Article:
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Climate Change Threatens U.S. National Parks

A large percentage of the country's national parks have recently experienced extreme heat, precipitation or drought, which could hurt plant and animal species
climate change at national parks


Wildfire near Yosemite National Park.
Credit: California National Guard via Flickr

Climate change has arrived in America's national parks, threatening natural and historical resources with climbing temperatures and changing precipitation patterns, according to a new National Park Service report.

In "Climate Exposure of U.S. National Parks in a New Era of Change"—published yesterday in the scientific journal PLOS ONE -- National Park Service scientists Nicholas Fisichelli and William Monahan find that present-day temperatures are at the high end of the range of temperatures measured since 1901 and point to changes in precipitation patterns over time.

By comparing 289 national parks' climate data over the past 10 to 30 years to the historical range of variability from 1901 to 2012, the scientists were able to determine that 235 of the parks, or 81 percent, have experienced extreme recent warm conditions; 78 have undergone recent extreme wet conditions, 43 recent extreme dry conditions, and 35 recent warm and dry conditions.

"Ongoing climate change will likely affect visitor experience in many of our national parks as well as how we manage our resources," Monahan said. "We might be experiencing unusually high temperatures, such as heat waves, during summer months when we tend to have peak visitation at our parks.

"Most of our parks are not large enough to be self-contained ecosystems in addressing broad-scale changes such as climate change," he added.

Time to 'adapt and deal with it'
Already, many of the country's national parks are in the tight grip of climate change, which continues to negatively affect surrounding habitats and local plant and animal species.

In Montana's Glacier National Park, rising temperatures are melting iconic glaciers; historic sagebrush grasslands in Idaho's City of Rocks National Reserve are being overtaken by pinyon pine forests; and the survival of the Yellowstone cutthroat trout population is being threatened by drought in Wyoming's Yellowstone National Park (ClimateWire, April 3; ClimateWire, Dec. 12, 2013).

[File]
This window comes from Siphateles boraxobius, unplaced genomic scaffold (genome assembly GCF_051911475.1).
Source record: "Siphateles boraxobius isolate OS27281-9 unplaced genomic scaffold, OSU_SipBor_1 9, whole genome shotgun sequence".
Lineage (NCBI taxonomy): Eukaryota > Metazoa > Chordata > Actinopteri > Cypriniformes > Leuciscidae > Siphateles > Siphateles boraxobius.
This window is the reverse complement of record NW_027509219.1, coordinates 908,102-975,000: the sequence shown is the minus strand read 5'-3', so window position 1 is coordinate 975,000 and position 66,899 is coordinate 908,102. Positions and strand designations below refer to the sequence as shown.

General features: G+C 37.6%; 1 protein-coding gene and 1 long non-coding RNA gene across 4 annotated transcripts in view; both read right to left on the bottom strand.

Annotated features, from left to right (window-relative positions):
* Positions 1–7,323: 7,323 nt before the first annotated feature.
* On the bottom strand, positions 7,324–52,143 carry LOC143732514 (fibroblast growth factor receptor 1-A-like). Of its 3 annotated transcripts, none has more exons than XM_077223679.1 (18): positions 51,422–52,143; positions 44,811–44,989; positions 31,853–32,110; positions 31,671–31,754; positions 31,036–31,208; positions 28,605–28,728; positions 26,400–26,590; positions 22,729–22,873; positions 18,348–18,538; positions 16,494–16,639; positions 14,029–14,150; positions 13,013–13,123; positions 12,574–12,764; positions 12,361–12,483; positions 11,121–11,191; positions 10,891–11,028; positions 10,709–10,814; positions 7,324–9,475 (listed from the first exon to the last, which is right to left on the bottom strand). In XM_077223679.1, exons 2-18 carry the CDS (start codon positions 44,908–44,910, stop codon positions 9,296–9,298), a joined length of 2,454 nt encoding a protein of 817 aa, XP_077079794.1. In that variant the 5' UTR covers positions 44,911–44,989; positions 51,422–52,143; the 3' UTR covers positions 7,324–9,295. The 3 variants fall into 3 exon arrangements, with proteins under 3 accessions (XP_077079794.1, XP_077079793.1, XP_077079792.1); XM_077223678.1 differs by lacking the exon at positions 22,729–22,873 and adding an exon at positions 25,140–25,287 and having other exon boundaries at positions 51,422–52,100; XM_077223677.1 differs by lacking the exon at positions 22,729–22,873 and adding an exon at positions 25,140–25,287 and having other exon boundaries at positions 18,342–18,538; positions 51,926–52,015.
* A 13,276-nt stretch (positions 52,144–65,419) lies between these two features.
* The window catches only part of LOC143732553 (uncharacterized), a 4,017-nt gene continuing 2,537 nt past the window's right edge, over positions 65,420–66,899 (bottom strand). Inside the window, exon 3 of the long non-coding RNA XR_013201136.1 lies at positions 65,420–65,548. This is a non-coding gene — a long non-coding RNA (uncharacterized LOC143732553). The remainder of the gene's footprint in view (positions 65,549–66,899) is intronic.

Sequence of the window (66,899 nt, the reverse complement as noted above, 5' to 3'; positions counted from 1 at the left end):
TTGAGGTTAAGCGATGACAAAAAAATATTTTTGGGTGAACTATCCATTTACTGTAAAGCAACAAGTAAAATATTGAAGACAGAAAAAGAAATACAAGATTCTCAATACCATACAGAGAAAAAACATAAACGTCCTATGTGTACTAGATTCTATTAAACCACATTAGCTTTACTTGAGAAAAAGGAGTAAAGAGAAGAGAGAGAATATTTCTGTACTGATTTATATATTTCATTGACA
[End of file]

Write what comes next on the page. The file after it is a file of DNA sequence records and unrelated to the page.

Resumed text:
"Whether or not you choose to think about the causes of climate change, all you have to do is open your eyes and look around you to see that climate change is real," Interior Secretary Sally Jewell recently said in a USA Today weekly video newsmaker series (ClimateWire, July 2). "So we can no longer pretend it's going to go away. We have to adapt and deal with it."

The secretary cited two 21st century challenges facing the National Park System: One is the need to engage with youth who may be too consumed in the digital world to have interest in the natural world, and the other is to address the changing landscape caused by climate change.

Need for a better 'conversation' in parks
"Through sound science and collaboration, we need to examine how we can help cultural and natural resources adapt to climate change and become more resilient to its impacts," Jewell said in a statement.

According to Monahan, there are a couple of tools that can be used to better manage national parks in the face of climate change: vulnerability assessments (to understand how different park resources are vulnerable to climate change); scenario planning (to address multiple possible futures); shared management with neighboring landowners (to facilitate the co-management of shared resources); and new ecological base lines (to consider the magnitude, rate and direction of climate change).

Still, he said, there's much more climate-change-related work and research to be done.

"What we're trying to do is drill down to the park level to conduct an analysis and deliver results to be used in more of a decisionmaking process to include management decisions, planning and education in national parks," Monahan said. "I think there are big opportunities for the results of our study to feed into the interpretation and education staff at parks to be able to have more of a conversation about how climates have been changing.

"Our parks are for the people," he added, "and the public will be a very important role in the steps that we take going forward."

Reprinted from Climatewire with permission from Environment & Energy Publishing, LLC. www.eenews.net, 202-628-6500

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